London Bridge among five transplanted icons
From the second story of her office building, Rachelle Duncan points to an opening between two trees and gazes at a picture-perfect view of the London Bridge: more than 10,000 tons of granite relocated four decades ago from foggy England to the sun-drenched Arizona desert.
Today, the bridge is the claim to fame of Lake Havasu City (pop. 51,934). "It's the nursery rhyme of The London Bridge is falling down," says Duncan, 41, a professional photographer. "Everyone grows up with that, and the real bridge is right here in Arizona."
American entrepreneur Robert P. McCulloch Sr., who built his fortune on chainsaws and small engines, paid the British government more than $2.4 million in 1968 for the two-lane structure that was completed in 1831 but, by the 1960s, was sinking slowly into the River Thames due to increased motor traffic in London.
"Mr. McCulloch came to Lake Havasu to have a place to test his small motors," says Ruth Brydon, curator of the Lake Havasu Museum of History. "He thought this would make a good place for a city, sort of like Palm Springs but with a lake. The bridge was really to help sell the city, and after the announcement, despite everyone saying he was out of his mind, the land sales quadrupled."
Crossing the Atlantic Ocean through the Panama Canal, more than 10,000 blocks were offloaded in Long Beach, Calif., and trucked to Arizona. Only one thing was missing: water. So while workers reassembled the 952-foot-long, five-arch bridge in the desert soil, engineers dredged a mile-long channel to connect with the Colorado River. The project took three years, and the bridge was dedicated in 1971.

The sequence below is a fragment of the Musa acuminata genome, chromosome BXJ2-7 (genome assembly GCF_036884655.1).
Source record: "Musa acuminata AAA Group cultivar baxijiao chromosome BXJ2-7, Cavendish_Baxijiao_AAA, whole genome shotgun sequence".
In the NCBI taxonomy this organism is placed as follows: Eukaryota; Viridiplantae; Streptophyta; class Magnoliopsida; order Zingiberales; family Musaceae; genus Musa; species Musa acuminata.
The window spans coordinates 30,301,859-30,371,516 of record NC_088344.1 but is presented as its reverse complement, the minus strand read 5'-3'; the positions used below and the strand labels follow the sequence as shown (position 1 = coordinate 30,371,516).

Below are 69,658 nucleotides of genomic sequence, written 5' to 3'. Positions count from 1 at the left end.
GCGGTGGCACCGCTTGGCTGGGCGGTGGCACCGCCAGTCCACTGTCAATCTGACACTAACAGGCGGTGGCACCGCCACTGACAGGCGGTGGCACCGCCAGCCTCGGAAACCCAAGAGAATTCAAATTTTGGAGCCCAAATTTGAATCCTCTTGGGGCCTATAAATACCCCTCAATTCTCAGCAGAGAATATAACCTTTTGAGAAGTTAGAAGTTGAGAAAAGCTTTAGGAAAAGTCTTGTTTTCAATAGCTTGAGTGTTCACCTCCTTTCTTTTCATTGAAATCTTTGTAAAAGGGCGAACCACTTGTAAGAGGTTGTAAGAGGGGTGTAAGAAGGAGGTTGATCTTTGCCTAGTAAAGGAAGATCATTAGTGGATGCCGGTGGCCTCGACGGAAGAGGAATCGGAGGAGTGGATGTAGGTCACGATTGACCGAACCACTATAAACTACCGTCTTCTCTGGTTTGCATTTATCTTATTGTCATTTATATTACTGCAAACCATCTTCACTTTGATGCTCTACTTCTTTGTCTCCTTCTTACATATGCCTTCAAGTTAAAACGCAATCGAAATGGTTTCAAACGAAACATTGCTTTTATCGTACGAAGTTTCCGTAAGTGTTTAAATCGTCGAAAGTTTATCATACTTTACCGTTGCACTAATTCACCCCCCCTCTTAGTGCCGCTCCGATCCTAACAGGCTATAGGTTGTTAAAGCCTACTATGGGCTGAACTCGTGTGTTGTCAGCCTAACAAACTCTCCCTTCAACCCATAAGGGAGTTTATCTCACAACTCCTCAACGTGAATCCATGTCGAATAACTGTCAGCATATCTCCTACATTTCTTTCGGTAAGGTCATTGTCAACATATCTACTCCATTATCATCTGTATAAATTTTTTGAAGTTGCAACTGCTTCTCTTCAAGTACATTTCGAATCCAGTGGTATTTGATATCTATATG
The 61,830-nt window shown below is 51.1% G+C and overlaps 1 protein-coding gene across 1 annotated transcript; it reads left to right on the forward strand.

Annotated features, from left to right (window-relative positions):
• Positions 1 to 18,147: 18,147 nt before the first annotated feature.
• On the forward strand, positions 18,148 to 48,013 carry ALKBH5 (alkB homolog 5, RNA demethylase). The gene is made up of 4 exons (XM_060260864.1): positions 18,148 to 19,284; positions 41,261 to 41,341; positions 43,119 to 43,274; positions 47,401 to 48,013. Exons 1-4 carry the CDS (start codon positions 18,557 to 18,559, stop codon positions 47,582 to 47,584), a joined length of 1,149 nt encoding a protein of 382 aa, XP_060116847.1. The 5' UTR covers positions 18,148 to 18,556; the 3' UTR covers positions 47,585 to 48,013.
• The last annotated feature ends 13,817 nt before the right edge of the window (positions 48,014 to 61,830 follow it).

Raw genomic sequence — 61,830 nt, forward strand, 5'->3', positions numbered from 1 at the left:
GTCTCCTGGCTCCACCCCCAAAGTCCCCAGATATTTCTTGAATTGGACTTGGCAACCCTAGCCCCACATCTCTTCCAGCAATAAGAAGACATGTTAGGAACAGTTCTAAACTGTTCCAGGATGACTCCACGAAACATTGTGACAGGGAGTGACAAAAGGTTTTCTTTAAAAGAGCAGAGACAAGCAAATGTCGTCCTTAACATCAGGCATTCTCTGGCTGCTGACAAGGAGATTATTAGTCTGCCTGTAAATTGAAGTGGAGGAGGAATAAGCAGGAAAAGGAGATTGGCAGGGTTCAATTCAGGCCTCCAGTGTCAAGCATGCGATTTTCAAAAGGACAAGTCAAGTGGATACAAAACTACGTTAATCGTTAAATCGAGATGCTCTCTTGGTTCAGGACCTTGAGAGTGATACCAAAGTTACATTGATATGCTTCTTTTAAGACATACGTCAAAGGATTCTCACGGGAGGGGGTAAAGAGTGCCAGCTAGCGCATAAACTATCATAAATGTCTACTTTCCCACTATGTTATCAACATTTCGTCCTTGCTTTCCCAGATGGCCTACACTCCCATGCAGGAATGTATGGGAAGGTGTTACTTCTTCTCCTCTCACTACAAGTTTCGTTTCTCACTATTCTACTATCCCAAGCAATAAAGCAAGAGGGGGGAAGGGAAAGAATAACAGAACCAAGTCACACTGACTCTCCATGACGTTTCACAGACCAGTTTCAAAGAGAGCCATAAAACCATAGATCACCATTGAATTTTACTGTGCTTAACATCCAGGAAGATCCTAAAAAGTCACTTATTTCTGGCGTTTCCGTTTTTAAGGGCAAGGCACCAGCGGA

The stone that had appeared dingy and dark in then-sooty London today looks clean, bright and welcoming, thanks to the bleaching rays of the Arizona sun. Beneath the span, the canal is lined with shops, hotels and restaurants, and is a popular boating venue. "The bridge and water sports are what is important to Lake Havasu," Brydon says. "I think for quite a while it was one of the biggest tourist attractions in Arizona behind the Grand Canyon."
Bridging the gap
While London Bridge certainly is the granddaddy of them all, other transplanted European structures serve as tangible reminders that America is a melting pot of nations, cultures and dreams.
Ever since France's gift of the Statue of Liberty began greeting millions of immigrants entering New York Harbor in 1886, small towns across America have found ways to honor their European roots—often by replicating landmarks large, small and whimsical. Scaled-down replicas of the Eiffel Tower stand both in Paris, Tenn., and Paris, Texas; a half-size version of the Leaning Tower of Pisa tilts in Niles, Ill.; and, literally dozens of Stonehenge-inspired creations dot towns such as Alliance, Neb., and Maryhill, Wash.
"But for authentic landmarks such as the London Bridge, relocation often is the difference between survival and demolition, even if the structures are moved from their historical context," says Douglas McVarish, an architectural historian in Philadelphia.
"If they weren't moved, these things might not have been saved," he says. "I think they bring people connections with the Old Country. There's a fascination with the greater breadth of architecture and the age of structures from the Old Country. And there's certainly the novelty."
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